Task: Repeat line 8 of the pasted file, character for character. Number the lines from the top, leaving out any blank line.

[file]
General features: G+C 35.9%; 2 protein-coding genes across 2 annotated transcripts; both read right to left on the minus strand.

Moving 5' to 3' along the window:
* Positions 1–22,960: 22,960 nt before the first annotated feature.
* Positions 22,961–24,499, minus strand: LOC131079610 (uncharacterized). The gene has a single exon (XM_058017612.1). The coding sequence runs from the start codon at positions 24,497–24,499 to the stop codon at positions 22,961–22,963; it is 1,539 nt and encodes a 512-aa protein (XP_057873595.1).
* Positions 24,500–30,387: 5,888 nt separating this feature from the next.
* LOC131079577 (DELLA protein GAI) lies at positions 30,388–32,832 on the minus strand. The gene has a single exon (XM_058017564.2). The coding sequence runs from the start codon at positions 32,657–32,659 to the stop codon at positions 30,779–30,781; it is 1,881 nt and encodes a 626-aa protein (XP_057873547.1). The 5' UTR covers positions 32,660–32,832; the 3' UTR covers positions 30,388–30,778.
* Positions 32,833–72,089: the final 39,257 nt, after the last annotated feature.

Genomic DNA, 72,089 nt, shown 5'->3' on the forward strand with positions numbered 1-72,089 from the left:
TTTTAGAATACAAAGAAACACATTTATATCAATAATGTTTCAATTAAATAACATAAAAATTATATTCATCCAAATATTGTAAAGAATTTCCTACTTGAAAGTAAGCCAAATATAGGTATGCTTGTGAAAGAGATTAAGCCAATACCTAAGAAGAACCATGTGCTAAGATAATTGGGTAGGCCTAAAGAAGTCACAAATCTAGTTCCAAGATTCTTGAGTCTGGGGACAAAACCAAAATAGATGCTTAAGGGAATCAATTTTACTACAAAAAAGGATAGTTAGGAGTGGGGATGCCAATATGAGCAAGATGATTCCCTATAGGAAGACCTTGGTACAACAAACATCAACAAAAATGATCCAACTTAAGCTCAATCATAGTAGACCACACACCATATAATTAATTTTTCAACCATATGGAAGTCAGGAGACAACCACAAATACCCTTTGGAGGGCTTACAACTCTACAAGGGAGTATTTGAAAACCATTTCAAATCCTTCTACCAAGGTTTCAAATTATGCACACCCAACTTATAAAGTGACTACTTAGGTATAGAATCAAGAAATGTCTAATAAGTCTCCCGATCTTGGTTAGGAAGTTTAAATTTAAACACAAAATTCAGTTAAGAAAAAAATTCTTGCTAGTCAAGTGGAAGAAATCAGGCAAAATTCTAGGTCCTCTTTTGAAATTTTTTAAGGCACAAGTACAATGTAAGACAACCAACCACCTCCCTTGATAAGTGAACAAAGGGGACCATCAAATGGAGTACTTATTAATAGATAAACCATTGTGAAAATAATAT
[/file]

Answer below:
Genomic DNA, 72,089 nt, shown 5'->3' on the forward strand with positions numbered 1-72,089 from the left: